so, i am learning to be grateful for that which i consider sucky, because my own agenda for my life wouldn't produce much, if any, growth. and i will remember that my personal happiness is not the goal. and i will trust in my God, no matter what may come.


a new friend...

while in paris, i picked up a book called, If You Could See Me Now by Cecelia Ahern, and let me just say that it was magical and surprising in a way that i have never been surprised by a work of fiction.

i finished the book in two days, and at the paris airport, purchased Cecelia's first novel, P.S, I Love You (recently released as a movie starring Hilary Swank), and have since finished that one, and now own the rest of her works...which i am trying not to read all at once!

the sad thing about being such a fast reader is that books go to the 'read' side too soon. fortunately for me, Cecelia's books will be among those that i will re-read until they will surely fall apart.


paris in the spring 2008

le jardin des tuileries

even in the rain, the tuileries are beautiful.

you cannot see them, but kids were sailing boats in this pool.

notice the tres chic umbrella :-)

not exactly sure why...but then again, why not?

ah, the Angelina Tea room.
the center of the universe for all chocolate lovers!

peeking in Angelina's window before i went in.
why don't they make macaroons like this in canada?!

Africain chocolat...it doesn't get any better than this!

entrance to metro by the Concorde

see, i actually was here!
here i'm standing in the courtyard of the Louvre

le Arc de Triomphe...from the bottom.

...from the inside...

...and after climbing the 284 steps to the top.
beautiful view of the Champs Elysee, just after the rain.
if you look hard enough, you can see the obelisk and Louvre at the very end!

the one view of Paris that needs no introduction.

inside the Musee de l'Orangerie.
one of the eight panels of Monet's waterlilies.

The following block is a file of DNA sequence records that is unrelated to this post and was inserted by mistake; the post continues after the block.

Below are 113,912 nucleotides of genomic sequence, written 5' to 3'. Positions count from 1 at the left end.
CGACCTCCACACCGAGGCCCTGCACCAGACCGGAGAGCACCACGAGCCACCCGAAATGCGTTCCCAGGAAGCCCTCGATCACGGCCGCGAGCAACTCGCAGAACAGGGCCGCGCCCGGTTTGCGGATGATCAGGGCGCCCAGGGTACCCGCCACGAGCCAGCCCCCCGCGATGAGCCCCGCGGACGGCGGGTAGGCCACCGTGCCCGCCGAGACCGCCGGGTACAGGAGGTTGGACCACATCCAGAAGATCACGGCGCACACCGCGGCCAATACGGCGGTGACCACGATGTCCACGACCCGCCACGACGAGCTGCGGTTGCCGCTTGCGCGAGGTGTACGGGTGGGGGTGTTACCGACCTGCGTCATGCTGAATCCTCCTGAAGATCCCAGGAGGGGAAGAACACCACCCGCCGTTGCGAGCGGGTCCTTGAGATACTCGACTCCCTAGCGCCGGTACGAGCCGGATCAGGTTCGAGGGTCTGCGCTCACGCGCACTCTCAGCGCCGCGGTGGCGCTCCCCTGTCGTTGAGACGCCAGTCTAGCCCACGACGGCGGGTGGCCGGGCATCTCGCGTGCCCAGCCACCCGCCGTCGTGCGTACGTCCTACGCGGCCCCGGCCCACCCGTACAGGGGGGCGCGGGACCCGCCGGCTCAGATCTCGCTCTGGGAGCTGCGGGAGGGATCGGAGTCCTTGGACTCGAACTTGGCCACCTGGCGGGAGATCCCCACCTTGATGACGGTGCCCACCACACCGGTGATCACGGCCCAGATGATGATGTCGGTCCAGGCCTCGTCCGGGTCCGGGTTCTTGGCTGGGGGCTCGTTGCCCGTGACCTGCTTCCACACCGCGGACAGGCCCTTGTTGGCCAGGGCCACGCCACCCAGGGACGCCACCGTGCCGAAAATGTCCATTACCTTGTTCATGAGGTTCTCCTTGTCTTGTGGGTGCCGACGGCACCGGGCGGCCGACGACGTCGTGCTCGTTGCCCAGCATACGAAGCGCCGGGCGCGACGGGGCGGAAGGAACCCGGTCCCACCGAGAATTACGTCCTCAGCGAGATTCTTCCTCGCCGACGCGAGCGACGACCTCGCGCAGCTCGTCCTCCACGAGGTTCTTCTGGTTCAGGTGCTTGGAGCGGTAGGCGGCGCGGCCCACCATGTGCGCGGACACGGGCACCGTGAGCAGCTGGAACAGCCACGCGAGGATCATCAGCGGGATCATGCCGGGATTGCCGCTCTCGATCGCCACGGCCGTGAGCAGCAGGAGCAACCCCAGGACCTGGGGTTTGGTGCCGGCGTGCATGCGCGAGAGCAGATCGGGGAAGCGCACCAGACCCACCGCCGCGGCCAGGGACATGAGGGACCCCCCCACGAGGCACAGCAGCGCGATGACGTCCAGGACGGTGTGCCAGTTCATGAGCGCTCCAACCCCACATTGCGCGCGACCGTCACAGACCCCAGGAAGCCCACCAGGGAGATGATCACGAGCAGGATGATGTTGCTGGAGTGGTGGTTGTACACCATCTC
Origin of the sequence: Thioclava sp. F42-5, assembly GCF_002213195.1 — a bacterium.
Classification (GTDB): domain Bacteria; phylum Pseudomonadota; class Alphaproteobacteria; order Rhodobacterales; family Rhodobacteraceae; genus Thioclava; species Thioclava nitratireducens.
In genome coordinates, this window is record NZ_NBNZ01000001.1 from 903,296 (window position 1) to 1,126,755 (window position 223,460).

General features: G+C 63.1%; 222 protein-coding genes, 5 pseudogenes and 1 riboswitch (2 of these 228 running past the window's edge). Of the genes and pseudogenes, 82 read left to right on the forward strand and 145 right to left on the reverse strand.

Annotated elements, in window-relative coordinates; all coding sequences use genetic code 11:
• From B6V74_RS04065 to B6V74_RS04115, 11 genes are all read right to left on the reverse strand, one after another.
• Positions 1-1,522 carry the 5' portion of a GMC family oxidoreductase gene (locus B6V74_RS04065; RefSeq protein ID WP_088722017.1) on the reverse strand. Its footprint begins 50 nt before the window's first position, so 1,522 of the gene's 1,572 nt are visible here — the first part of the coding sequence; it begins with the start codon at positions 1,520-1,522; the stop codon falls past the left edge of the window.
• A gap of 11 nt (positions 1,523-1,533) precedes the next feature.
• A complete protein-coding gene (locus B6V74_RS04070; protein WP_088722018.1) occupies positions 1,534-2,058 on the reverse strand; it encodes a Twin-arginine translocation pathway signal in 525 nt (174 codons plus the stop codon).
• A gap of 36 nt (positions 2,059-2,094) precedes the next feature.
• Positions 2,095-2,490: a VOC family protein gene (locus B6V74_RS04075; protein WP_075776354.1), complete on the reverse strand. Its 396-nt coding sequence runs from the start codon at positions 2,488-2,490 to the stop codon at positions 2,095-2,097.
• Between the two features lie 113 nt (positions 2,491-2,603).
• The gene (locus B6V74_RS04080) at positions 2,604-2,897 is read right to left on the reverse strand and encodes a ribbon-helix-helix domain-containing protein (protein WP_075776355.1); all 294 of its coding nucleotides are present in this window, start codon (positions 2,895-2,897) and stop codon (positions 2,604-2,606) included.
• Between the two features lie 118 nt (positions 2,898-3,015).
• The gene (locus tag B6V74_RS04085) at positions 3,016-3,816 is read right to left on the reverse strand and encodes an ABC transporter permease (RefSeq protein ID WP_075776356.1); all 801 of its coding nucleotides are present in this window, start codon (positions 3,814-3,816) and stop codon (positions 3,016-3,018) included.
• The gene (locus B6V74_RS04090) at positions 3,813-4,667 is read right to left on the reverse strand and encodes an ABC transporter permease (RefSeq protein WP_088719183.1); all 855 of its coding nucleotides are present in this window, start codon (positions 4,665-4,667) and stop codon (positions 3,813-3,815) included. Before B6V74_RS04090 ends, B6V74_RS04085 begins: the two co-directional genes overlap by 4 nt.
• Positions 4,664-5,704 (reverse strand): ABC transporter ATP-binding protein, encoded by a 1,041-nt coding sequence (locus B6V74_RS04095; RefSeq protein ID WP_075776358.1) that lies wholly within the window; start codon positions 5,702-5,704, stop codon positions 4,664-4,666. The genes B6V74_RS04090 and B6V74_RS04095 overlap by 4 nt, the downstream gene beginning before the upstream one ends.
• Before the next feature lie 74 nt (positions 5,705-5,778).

a garden near Shakespeare & Co.

the Varennes Metro sign with Napolean's tomb in the background.

the Rodin Museum.
just looking at the picture i feel the magic and wonder.
(Rodin's The Three Shades)

Rodin's art

Rodin's The Kiss

the man was an artistic genius...

Notre Dame, my Parisian touchstone.

area behind Notre Dame

quite simply, a Parisian street.
and yes, i would like to live here.

the Luxembourg Gardens

the Medicis Fountain, my favorite.

and just down the street from my hotel, the Sorbonne.

i stood on this bridge listening to a trumpet player who was
down by the river. it was a perfect moment.



how does the time go by so fast?!

it seems as though it was only yesterday that i was struggling to fit everything into two suitcases, and now here i am with those very suitcases emptied onto my bedroom floor, their contents now piles of laundry to be done. how different it all looks from this end.

the reality is that life goes on. after ukraine...after paris...it's time to go back to the life that was. but not quite the same. the day before i left we found out that mom has cancer. what strange words to type...my mom has cancer. it almost feels as though i am channeling someone else's thoughts, as surely this is not my reality.

although it is.

but even in what seems like the darkest of times, there are moments of brilliance. a friend who just wants to sit with you. the gift of international phone calls. prayers from two different continents. the heritage of laughter. new friends. old friends.

the only thing we can count on in life is that there is nothing we can truly count on...except God. life, at it's best, is consistenly inconsistent. sometimes all we can do is have faith and believe when the last thing we want to do is have faith and believe.